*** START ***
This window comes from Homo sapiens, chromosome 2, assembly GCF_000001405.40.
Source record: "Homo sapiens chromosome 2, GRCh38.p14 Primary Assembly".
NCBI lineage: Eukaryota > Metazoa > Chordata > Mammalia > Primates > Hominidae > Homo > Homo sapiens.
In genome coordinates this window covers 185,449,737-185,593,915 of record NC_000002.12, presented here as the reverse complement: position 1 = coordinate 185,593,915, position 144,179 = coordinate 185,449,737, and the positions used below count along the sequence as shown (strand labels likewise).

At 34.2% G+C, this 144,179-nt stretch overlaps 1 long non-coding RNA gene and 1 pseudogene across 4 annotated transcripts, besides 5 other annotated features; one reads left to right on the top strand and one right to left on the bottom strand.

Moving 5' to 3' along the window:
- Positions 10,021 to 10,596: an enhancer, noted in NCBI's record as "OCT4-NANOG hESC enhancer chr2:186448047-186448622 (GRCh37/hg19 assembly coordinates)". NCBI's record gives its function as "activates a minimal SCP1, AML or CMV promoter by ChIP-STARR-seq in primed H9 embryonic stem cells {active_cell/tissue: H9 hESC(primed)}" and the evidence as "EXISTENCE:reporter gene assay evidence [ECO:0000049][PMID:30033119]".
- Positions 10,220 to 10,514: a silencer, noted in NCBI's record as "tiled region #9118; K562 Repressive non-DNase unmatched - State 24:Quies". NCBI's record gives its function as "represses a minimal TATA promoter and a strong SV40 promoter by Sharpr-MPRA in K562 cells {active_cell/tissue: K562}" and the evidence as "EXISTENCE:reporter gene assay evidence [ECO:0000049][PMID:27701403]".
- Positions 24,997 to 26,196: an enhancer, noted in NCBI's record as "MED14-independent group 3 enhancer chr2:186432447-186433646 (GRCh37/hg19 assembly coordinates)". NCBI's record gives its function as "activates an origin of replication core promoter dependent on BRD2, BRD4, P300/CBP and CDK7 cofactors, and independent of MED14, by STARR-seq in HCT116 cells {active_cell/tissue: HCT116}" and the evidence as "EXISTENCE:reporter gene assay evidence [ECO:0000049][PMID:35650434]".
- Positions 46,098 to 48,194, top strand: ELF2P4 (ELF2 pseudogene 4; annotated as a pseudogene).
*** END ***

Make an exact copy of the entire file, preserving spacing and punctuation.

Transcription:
This window comes from Homo sapiens, chromosome 2, assembly GCF_000001405.40.
Source record: "Homo sapiens chromosome 2, GRCh38.p14 Primary Assembly".
NCBI lineage: Eukaryota > Metazoa > Chordata > Mammalia > Primates > Hominidae > Homo > Homo sapiens.
In genome coordinates this window covers 185,449,737-185,593,915 of record NC_000002.12, presented here as the reverse complement: position 1 = coordinate 185,593,915, position 144,179 = coordinate 185,449,737, and the positions used below count along the sequence as shown (strand labels likewise).

At 34.2% G+C, this 144,179-nt stretch overlaps 1 long non-coding RNA gene and 1 pseudogene across 4 annotated transcripts, besides 5 other annotated features; one reads left to right on the top strand and one right to left on the bottom strand.

Moving 5' to 3' along the window:
- Positions 10,021 to 10,596: an enhancer, noted in NCBI's record as "OCT4-NANOG hESC enhancer chr2:186448047-186448622 (GRCh37/hg19 assembly coordinates)". NCBI's record gives its function as "activates a minimal SCP1, AML or CMV promoter by ChIP-STARR-seq in primed H9 embryonic stem cells {active_cell/tissue: H9 hESC(primed)}" and the evidence as "EXISTENCE:reporter gene assay evidence [ECO:0000049][PMID:30033119]".
- Positions 10,220 to 10,514: a silencer, noted in NCBI's record as "tiled region #9118; K562 Repressive non-DNase unmatched - State 24:Quies". NCBI's record gives its function as "represses a minimal TATA promoter and a strong SV40 promoter by Sharpr-MPRA in K562 cells {active_cell/tissue: K562}" and the evidence as "EXISTENCE:reporter gene assay evidence [ECO:0000049][PMID:27701403]".
- Positions 24,997 to 26,196: an enhancer, noted in NCBI's record as "MED14-independent group 3 enhancer chr2:186432447-186433646 (GRCh37/hg19 assembly coordinates)". NCBI's record gives its function as "activates an origin of replication core promoter dependent on BRD2, BRD4, P300/CBP and CDK7 cofactors, and independent of MED14, by STARR-seq in HCT116 cells {active_cell/tissue: HCT116}" and the evidence as "EXISTENCE:reporter gene assay evidence [ECO:0000049][PMID:35650434]".
- Positions 46,098 to 48,194, top strand: ELF2P4 (ELF2 pseudogene 4; annotated as a pseudogene).